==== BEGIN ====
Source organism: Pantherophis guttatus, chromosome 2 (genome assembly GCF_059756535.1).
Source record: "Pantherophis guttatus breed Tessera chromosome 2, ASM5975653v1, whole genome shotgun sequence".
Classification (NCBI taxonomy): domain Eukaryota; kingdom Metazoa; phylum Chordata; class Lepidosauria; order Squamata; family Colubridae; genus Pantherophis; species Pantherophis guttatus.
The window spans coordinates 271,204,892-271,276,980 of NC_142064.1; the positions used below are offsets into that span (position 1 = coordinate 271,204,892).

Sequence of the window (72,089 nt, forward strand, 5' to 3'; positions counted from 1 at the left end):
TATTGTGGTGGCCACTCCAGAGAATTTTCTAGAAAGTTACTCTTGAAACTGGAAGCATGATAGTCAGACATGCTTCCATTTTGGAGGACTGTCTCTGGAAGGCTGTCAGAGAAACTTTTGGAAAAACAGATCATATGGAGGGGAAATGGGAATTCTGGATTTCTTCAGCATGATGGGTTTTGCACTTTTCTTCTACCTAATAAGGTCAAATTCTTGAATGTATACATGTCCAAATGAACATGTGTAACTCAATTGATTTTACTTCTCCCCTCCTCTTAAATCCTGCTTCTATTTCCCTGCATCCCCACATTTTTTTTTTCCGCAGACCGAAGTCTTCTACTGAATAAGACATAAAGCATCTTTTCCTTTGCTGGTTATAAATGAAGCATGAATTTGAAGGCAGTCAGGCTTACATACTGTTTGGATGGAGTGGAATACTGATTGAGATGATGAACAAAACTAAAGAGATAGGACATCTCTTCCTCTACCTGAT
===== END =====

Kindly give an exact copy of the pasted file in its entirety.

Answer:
Source organism: Pantherophis guttatus, chromosome 2 (genome assembly GCF_059756535.1).
Source record: "Pantherophis guttatus breed Tessera chromosome 2, ASM5975653v1, whole genome shotgun sequence".
Classification (NCBI taxonomy): domain Eukaryota; kingdom Metazoa; phylum Chordata; class Lepidosauria; order Squamata; family Colubridae; genus Pantherophis; species Pantherophis guttatus.
The window spans coordinates 271,204,892-271,276,980 of NC_142064.1; the positions used below are offsets into that span (position 1 = coordinate 271,204,892).

Sequence of the window (72,089 nt, forward strand, 5' to 3'; positions counted from 1 at the left end):
TATTGTGGTGGCCACTCCAGAGAATTTTCTAGAAAGTTACTCTTGAAACTGGAAGCATGATAGTCAGACATGCTTCCATTTTGGAGGACTGTCTCTGGAAGGCTGTCAGAGAAACTTTTGGAAAAACAGATCATATGGAGGGGAAATGGGAATTCTGGATTTCTTCAGCATGATGGGTTTTGCACTTTTCTTCTACCTAATAAGGTCAAATTCTTGAATGTATACATGTCCAAATGAACATGTGTAACTCAATTGATTTTACTTCTCCCCTCCTCTTAAATCCTGCTTCTATTTCCCTGCATCCCCACATTTTTTTTTTCCGCAGACCGAAGTCTTCTACTGAATAAGACATAAAGCATCTTTTCCTTTGCTGGTTATAAATGAAGCATGAATTTGAAGGCAGTCAGGCTTACATACTGTTTGGATGGAGTGGAATACTGATTGAGATGATGAACAAAACTAAAGAGATAGGACATCTCTTCCTCTACCTGAT